Youth isn’t automatic protection from heart disease — especially if teens are depressed or bipolar.
Heart disease is the leading cause of death for both men and women in the U.S., according to the Centers for Disease Control and Prevention. And while middle-aged and older folks, especially those who are overweight and sedentary, often are at risk for cardiovascular disease, a new report from the American Heart Association (AHA) found another group is also surprisingly at risk — adolescents suffering from major depression or bipolar disorder.
In fact, after analyzing published studies of cardiovascular events such as heart attacks and deaths among young people, an AHA committee of medical experts found that teens with major depression or bipolar disorder are more likely than other youngsters to have a host of cardiovascular disease risk factors, including high blood pressure, obesity, type 2 diabetes, elevated cholesterol, and hardening of the arteries.
Previous studies have shown people with heart disease are more likely to suffer from depression than otherwise healthy people. Researchers have also found that symptoms of depression can reduce overall health, potentially increasing the risk for cardiovascular disease or making existing heart disease symptoms worse, according to the National Institute of Mental Health. Even a broken heart can be deadly.
But the AHA report concluded the association between cardiovascular disease risk in young people and certain mental health problems isn’t widely known — but it should be recognized as a moderate risk factor for cardiovascular disease in teens. In fact, the authors of the AHA report recommend early monitoring for heart and blood vessel disease among adolescents with major depression and bipolar disorder.
"Youth with mood disorders are not yet widely recognized as a group at increased risk for excessive and early heart disease. We hope these guidelines will spur action from patients, families, and healthcare providers to reduce the risk of cardiovascular disease among these youth," said Benjamin I. Goldstein, MD, PhD, lead author of the AHA report and a child-adolescent psychiatrist at Sunnybrook Health Sciences Center and the University of Toronto.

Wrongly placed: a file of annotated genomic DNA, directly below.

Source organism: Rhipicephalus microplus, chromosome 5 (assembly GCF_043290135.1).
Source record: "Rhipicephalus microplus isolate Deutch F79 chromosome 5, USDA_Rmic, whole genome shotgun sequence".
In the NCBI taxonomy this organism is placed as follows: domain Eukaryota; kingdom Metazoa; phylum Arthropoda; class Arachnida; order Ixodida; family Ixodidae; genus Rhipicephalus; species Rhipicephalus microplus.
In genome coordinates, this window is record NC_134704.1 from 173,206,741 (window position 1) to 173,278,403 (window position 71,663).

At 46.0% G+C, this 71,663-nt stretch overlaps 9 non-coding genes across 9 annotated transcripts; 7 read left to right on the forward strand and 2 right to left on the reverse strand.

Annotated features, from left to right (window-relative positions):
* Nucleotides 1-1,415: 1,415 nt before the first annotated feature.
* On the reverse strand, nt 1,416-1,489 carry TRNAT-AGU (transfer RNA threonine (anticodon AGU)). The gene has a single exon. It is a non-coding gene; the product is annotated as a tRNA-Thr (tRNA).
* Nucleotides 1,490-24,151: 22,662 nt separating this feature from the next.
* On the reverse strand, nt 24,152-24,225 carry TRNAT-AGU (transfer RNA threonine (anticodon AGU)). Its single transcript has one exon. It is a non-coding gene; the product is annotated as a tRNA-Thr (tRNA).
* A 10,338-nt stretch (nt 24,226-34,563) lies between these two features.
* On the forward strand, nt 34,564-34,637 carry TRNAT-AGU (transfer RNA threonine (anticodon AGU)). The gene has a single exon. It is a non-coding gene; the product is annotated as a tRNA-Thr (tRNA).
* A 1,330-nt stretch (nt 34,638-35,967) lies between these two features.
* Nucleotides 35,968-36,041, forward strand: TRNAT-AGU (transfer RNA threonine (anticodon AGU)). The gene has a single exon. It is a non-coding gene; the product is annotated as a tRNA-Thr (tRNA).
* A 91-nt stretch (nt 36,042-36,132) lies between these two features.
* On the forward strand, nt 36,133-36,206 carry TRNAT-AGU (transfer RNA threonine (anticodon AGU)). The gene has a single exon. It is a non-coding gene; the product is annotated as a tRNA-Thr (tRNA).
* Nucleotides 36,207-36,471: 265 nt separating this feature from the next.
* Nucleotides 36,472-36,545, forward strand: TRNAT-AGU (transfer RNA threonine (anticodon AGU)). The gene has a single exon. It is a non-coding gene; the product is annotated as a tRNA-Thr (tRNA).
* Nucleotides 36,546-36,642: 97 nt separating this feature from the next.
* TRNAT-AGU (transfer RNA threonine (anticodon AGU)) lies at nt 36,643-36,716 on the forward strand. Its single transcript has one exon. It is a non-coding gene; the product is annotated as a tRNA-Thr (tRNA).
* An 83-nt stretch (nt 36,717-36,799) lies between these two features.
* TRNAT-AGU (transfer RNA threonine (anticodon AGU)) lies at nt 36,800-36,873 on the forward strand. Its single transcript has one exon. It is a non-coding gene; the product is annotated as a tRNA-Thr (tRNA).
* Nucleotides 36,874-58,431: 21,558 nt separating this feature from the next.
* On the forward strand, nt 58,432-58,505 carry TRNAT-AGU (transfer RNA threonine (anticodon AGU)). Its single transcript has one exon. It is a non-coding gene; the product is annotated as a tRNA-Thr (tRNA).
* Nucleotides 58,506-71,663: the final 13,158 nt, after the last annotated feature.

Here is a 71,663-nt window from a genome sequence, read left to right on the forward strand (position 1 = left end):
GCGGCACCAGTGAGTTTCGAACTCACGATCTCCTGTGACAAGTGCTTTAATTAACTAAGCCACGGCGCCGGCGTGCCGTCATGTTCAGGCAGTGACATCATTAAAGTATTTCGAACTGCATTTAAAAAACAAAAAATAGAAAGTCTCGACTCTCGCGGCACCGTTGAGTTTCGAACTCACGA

Major depression, characterized by chronic feelings of sadness and loss of interest in activities once enjoyed, and bipolar disorder, marked by mood swings between depression and mania, are common mood disorders. They affect about 10 percent of American teens, according to the AHA report.
Exactly why these mood disorders are associated with cardiovascular disease remains unknown. However, the AHA panel noted inflammation and other types of cell damage, which some studies have found are more common in teens with mood disorders compared to other adolescents, may play a role.
The AHA report also pointed out that young people with mood disorders are more likely than other teens to be drug abusers and to engage in other unhealthy behaviors such as smoking and being physically inactive. However, those factors aren’t enough to explain why depressed and bipolar youngsters are more likely to develop cardiovascular ills, according to the AHA analysis.
(The AHA offers additional information on cardiovascular disease and how to lower your risk for heart attack and stroke.)
What’s more, the use of prescription drugs to treat mood disorders in teens doesn’t fully explain the increased cardiovascular risk, either. While it’s true some mood medications increase blood pressure and can cause weight gain, higher levels of cholesterol, and blood-sugar levels, the majority of teens in the studies analyzed for the AHA report were not taking medications.
"Mood disorders are often lifelong conditions, and managing cardiovascular risk early and assertively is tremendously important if we are to be successful in ensuring that the next generation of youth has better cardiovascular outcomes," Goldstein said. "These disorders indicate an increased risk of heart disease that requires increased vigilance and action at the earliest possible stage."
December 05, 2016
Christopher Nystuen, MD, MBA